Editors note: This is a guest post written by a very good friend of ours and fantastic coach Adam Cox working out of Manchester, England.
Do you know what your body type is? Below are the characteristics of the different human body types (somatotypes) to help you understand which category you fall in to. You don't need to fully fit in to one of the body types, it isn't uncommon for people to share characterisitics of a couple of the somatotypes. Knowing your body type has several important implications for how you should approach training and nutrition. Armed with the right approach you can employ strategies which will best suit your goals, because the the right training approach for an ectomorph will not be the right training approach for an endomorph so knowing which body type you are is important!
Ectomorph – Slim physique, high metabolic rate, usually seen in marathons and other long distance races.
Mesomorph – Athletic build, broad shoulders and small waist, moderate metabolic rate, usually seen in short sprints or physique style competitions.
Endomorph – Stocky and broad, wide hips, low metabolic rate, usually seen in lifting or power based events.
What has this got to do with my training?
Depending on which body somatotype you are will determine which aspect of training you should be utilising more in your workout. This all comes down to the metabolic rate of each somatotype. For the mesomorph and the endomorph, gaining muscle mass isn’t an issue because they can have a high caloric and anabolic diet and undergo highly intense workouts without many problems. The ectomorph on the otherhand can also consume a high amount of calories without much problem, but using a high intensity training programme will start to cause problems. Seen as though the ectomorph already ahs a high metabolic rate, it would be unwise and counter productive to burn an excessive amount of calories during a workout.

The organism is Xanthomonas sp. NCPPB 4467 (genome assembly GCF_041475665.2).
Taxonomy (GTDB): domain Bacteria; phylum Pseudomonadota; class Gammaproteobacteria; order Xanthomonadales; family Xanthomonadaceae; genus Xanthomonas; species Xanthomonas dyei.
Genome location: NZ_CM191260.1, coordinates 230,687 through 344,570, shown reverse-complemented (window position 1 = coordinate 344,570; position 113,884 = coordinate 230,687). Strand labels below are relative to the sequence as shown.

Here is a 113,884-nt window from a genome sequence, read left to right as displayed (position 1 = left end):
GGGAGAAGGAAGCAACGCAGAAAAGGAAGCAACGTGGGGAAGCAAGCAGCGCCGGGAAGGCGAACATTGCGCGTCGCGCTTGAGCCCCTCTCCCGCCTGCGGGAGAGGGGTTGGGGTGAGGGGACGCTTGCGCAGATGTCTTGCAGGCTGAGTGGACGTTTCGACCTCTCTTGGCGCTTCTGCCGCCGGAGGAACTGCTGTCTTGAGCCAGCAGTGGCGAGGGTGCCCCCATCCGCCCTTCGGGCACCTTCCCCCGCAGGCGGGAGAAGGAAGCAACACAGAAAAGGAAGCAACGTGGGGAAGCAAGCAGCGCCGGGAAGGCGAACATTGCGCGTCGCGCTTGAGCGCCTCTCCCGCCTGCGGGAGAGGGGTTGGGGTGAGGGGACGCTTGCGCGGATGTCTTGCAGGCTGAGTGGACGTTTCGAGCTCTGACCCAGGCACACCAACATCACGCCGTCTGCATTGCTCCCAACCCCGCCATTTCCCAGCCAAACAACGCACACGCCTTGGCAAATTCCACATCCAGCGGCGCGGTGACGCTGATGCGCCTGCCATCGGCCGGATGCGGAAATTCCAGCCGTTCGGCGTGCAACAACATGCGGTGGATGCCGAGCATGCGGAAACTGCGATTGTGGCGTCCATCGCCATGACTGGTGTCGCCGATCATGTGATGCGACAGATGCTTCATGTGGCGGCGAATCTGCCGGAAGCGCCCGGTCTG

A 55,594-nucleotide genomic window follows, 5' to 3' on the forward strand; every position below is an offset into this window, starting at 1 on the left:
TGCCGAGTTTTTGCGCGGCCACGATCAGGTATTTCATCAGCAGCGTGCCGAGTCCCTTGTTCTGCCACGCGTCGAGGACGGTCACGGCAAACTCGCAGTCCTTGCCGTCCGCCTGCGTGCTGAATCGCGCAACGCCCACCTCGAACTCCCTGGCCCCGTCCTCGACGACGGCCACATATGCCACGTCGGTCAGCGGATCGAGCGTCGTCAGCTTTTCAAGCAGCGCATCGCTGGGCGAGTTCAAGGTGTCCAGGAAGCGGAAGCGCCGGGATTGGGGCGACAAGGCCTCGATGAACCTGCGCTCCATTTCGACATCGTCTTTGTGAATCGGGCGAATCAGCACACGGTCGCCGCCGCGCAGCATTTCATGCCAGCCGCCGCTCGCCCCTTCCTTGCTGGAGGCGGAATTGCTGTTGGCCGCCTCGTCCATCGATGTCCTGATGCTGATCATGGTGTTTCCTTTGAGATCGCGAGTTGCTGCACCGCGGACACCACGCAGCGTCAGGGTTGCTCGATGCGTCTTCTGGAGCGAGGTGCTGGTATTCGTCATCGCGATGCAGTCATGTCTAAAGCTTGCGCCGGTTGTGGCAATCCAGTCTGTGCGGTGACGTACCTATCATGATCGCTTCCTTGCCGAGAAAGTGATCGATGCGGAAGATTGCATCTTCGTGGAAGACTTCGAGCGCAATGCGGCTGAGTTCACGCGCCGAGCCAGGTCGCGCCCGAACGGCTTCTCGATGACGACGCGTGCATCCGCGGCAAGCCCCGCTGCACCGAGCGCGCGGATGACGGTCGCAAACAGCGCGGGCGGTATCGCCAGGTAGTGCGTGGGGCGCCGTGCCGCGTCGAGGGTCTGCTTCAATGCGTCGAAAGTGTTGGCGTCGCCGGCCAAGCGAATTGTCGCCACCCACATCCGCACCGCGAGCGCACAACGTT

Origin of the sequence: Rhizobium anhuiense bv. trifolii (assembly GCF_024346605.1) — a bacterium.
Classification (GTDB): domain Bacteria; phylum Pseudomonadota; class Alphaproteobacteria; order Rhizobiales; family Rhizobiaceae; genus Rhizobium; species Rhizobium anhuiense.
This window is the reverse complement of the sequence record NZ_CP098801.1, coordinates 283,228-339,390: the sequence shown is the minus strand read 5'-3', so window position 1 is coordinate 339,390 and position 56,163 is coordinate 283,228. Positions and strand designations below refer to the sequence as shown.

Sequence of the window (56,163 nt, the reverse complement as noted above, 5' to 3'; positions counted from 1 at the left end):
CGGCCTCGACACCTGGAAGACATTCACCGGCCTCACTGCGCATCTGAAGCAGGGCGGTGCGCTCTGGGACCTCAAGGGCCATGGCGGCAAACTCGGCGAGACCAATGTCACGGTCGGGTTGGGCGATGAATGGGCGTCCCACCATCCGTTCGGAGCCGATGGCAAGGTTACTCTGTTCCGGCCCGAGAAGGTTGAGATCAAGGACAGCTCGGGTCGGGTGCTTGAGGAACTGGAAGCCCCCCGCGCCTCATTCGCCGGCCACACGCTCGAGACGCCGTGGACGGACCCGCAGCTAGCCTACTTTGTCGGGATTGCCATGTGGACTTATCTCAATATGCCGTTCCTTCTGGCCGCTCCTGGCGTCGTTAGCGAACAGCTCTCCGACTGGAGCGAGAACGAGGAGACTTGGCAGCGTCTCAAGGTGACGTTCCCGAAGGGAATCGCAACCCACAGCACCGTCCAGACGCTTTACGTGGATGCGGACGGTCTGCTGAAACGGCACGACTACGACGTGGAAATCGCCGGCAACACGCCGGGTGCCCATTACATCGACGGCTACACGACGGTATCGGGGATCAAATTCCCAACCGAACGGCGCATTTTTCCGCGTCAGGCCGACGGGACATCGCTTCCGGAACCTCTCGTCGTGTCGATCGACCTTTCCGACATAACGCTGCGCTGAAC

Now I’m sure we’d all love to look like Arnold with broad shoulders, a tiny waist and bulging biceps; but unfortunately we weren’t all gifted with a mesomorphic body type. But that doesn’t mean all you ectormorphs cant look like Frank Zane or you endomorphs like Jay Cutler!
So how do I adapt my training?
Over the years many have tried and failed in answering this question, but now we have it! Below is a super brief guide to training for your body type which will help you get the best results from your training based on your goals.
Training For The Ectomorph Body Type
For increasing muscle mass, your training should be at a very low intensity so as not to force your body into catabolism and start eating muscle tissue instead of adding it! I suggest using strength training, or alternatively use the tempo method (using seconds or counts to determine the length of the eccentric and concentric phase of your movement). This allows your body to stimulate muscle mass to grow without destroying existing mass in the process. Maintaining a calorie surplus will be cruitial for you to execute this newly adapted training plan. This will take longer than it would for the gifted mesomorph, but it will happen, stick with it!
Training For The Mesomorph and Endomorph Body Types
Now looking at the mesomorph and the endomorph, training for mass should be as normal, using an 8-12 rep range at a moderate weight with a full body/upper-lower split routine and also maintaining a calorie surplus. Although beware, whereas for the ectomorph it may be very easy to maintain a low body fat percentage, this is not the case for you. To overcome this I would recommend periodising your “bulk” and “cut” seasons so as not to gain excessive fat stores!
The Last Word
Ectomorphs, focus your training on getting stronger and eating plenty of good quality foods. Mesomorphs, eat and train to your hearts content but beware, overeating will increase you body fat percentage. And finally the endomorph, fear not of high intensity workouts for they will help to keep the body fat at bay, but be very careful not to fall into the “eat what you want, it’s bulking season” trap.
Editor: Big thank you to Adam Cox for writing this great post! Expect to see more from him in the coming months across a wide range of topics.